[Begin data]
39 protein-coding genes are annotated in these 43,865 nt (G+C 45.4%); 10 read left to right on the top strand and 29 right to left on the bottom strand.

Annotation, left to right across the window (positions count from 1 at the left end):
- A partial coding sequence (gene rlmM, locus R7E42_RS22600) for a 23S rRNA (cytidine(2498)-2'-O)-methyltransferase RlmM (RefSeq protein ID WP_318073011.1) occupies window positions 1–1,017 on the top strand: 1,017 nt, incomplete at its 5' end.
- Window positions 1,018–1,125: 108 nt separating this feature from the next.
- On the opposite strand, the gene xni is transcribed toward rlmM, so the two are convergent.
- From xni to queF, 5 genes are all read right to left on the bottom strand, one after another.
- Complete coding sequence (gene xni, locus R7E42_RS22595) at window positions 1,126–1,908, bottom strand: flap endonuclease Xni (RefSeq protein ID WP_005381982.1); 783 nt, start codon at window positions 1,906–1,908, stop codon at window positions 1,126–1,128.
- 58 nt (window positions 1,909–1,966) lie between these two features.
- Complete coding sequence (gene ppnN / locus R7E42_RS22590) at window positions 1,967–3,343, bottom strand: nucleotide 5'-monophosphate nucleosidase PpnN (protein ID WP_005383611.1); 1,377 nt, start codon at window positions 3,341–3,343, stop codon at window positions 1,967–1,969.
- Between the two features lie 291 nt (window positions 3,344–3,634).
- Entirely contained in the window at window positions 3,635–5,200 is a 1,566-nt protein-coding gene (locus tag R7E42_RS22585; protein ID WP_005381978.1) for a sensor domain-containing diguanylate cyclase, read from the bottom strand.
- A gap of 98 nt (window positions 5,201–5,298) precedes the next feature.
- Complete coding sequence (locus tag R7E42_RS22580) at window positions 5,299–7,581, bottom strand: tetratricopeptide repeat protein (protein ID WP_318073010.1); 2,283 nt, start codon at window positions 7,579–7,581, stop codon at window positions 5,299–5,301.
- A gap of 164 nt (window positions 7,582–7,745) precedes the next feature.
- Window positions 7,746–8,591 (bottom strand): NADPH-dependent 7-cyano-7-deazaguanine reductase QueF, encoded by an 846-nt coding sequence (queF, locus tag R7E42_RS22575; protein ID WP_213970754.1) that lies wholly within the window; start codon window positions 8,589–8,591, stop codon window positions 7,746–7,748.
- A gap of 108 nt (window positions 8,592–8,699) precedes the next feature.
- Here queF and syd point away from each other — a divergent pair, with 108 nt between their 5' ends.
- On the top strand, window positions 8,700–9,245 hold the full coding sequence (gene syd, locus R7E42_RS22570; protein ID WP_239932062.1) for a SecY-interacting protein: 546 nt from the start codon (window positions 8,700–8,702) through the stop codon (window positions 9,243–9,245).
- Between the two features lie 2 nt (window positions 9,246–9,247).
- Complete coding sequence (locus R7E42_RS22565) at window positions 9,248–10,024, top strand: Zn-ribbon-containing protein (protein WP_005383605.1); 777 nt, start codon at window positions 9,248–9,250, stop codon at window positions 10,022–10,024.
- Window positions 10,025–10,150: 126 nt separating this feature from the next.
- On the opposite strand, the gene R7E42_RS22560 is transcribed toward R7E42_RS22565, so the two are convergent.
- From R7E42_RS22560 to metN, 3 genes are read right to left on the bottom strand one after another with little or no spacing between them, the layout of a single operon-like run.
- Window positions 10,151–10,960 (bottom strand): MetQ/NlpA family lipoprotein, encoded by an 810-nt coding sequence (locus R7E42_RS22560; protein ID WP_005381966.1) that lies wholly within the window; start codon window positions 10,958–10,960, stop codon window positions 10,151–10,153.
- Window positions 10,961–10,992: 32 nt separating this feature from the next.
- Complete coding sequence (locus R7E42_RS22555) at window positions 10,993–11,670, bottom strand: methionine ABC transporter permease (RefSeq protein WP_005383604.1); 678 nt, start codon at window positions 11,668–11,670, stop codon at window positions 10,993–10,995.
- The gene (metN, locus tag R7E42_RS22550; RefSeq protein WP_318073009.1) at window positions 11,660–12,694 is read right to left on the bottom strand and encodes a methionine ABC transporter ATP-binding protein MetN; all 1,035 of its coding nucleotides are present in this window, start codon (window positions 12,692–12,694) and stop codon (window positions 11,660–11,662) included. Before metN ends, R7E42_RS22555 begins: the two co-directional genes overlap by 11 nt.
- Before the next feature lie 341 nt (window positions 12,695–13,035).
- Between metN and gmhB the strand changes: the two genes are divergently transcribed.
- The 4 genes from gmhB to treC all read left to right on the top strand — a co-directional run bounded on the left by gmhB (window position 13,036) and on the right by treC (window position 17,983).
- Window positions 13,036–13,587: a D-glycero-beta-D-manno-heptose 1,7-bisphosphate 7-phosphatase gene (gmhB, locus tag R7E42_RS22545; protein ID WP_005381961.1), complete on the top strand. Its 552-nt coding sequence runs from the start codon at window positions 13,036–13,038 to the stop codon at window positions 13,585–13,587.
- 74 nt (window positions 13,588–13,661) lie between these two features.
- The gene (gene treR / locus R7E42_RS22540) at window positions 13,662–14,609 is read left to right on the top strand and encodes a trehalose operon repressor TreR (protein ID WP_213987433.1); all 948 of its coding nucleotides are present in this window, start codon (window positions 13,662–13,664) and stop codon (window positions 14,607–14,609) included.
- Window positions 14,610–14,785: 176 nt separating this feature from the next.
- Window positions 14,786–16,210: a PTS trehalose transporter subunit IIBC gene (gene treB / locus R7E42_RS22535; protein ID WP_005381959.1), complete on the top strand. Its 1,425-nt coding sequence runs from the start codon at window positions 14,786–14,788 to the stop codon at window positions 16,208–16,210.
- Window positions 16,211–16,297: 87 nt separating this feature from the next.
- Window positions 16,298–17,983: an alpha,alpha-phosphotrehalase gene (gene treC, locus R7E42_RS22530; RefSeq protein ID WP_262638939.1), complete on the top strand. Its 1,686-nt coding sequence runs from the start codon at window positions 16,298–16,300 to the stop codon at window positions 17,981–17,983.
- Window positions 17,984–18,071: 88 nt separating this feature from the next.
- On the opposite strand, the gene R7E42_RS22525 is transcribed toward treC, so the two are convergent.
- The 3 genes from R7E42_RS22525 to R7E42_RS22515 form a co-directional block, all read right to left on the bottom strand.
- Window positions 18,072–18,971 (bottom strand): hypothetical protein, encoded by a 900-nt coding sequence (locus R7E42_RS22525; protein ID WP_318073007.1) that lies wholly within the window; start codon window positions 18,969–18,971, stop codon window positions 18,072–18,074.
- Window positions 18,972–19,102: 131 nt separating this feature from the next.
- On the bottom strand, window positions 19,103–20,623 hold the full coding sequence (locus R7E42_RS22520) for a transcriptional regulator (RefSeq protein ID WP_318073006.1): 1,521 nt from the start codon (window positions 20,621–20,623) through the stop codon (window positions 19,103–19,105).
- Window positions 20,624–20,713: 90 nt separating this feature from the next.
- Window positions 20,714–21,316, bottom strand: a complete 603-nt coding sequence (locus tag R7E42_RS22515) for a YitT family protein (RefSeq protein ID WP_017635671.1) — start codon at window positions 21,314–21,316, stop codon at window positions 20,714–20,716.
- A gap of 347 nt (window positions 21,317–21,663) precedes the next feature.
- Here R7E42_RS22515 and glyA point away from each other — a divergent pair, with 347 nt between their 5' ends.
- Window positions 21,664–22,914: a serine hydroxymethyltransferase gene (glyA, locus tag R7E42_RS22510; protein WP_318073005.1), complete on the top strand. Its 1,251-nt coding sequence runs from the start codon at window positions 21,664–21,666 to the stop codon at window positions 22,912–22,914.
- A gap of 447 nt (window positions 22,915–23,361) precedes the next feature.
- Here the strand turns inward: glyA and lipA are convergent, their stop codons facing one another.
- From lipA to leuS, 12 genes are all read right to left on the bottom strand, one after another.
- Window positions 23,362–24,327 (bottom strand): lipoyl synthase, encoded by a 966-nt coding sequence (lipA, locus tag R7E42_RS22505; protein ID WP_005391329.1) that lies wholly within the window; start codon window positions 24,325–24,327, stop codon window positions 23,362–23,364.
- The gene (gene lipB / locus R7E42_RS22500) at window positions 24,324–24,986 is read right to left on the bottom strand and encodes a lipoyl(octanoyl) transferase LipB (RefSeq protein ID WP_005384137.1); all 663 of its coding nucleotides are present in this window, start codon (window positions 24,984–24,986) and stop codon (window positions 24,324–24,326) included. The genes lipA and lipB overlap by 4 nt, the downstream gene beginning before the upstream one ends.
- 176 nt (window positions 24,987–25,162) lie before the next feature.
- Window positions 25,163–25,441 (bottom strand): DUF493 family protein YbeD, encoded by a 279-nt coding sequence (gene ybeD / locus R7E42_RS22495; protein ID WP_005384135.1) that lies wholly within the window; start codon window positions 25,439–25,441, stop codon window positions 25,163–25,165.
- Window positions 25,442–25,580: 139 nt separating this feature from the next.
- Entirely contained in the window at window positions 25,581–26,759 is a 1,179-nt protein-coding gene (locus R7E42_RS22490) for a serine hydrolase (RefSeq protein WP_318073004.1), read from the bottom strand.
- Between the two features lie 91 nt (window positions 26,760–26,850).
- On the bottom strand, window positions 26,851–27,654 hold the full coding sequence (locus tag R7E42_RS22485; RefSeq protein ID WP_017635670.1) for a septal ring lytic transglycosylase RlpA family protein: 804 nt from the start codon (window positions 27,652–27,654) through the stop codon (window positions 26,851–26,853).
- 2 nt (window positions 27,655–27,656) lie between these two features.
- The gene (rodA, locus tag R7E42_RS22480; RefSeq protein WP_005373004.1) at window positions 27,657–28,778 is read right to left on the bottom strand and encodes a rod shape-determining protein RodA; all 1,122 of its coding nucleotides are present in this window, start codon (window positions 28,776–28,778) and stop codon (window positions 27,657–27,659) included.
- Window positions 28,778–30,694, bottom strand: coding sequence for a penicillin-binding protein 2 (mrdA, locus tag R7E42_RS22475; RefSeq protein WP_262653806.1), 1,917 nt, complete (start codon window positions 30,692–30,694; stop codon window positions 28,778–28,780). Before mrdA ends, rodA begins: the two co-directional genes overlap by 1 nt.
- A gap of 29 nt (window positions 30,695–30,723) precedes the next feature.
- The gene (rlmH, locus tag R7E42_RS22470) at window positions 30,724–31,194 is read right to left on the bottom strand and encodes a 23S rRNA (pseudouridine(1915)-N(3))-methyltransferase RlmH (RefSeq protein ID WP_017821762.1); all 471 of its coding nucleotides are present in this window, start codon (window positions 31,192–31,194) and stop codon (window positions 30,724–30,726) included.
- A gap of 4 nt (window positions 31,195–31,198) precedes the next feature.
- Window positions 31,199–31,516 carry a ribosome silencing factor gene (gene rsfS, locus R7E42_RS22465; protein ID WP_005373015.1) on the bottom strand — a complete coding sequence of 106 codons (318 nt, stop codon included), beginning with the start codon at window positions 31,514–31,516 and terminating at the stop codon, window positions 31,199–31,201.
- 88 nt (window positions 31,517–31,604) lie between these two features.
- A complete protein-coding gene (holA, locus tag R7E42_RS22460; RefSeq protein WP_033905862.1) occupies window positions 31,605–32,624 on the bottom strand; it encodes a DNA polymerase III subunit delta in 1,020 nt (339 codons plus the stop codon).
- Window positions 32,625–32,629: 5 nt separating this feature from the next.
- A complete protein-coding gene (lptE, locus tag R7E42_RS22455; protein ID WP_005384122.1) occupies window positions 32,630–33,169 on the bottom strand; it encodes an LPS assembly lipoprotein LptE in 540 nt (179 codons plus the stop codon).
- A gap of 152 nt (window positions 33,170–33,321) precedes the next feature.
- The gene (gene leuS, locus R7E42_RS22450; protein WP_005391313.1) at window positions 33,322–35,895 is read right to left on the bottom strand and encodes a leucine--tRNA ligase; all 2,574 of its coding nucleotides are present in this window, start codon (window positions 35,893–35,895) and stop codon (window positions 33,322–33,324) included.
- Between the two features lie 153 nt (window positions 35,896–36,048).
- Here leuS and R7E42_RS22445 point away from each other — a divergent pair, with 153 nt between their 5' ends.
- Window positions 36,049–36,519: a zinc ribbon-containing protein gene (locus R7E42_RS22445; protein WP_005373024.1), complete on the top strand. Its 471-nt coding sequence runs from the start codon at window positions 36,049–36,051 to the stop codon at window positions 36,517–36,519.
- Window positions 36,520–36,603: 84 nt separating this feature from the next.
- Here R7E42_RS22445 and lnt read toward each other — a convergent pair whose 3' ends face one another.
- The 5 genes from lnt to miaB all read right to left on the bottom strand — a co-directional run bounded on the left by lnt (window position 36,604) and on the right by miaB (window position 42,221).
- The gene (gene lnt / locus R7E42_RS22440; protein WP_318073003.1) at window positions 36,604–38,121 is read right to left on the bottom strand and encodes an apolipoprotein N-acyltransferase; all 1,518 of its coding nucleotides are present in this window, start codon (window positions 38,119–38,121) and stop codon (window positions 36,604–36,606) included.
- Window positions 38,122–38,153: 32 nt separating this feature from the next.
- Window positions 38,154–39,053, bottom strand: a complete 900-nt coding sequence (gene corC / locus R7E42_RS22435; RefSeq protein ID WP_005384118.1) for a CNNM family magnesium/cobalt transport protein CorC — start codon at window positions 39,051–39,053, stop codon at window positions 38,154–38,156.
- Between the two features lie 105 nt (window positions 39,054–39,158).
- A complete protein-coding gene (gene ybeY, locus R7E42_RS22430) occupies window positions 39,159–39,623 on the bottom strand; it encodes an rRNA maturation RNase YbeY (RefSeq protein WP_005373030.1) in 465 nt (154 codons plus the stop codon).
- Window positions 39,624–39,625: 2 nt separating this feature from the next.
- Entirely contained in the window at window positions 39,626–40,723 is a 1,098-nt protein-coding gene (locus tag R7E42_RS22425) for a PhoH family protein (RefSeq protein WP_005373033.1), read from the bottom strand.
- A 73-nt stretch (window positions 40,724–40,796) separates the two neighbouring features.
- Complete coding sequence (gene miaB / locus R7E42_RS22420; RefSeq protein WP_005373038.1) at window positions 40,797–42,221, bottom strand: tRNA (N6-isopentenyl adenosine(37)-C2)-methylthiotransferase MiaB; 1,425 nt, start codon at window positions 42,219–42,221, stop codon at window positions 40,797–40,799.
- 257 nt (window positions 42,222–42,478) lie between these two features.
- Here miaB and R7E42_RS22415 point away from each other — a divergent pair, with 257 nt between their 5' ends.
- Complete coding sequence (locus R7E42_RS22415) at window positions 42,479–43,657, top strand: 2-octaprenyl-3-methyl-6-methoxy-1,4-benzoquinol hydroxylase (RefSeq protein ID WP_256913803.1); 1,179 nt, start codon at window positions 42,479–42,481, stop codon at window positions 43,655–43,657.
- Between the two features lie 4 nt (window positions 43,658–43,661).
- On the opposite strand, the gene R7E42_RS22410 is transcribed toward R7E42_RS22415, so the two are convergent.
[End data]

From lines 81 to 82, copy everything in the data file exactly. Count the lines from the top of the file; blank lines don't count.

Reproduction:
- Window positions 38,154–39,053, bottom strand: a complete 900-nt coding sequence (gene corC / locus R7E42_RS22435; RefSeq protein ID WP_005384118.1) for a CNNM family magnesium/cobalt transport protein CorC — start codon at window positions 39,051–39,053, stop codon at window positions 38,154–38,156.
- Between the two features lie 105 nt (window positions 39,054–39,158).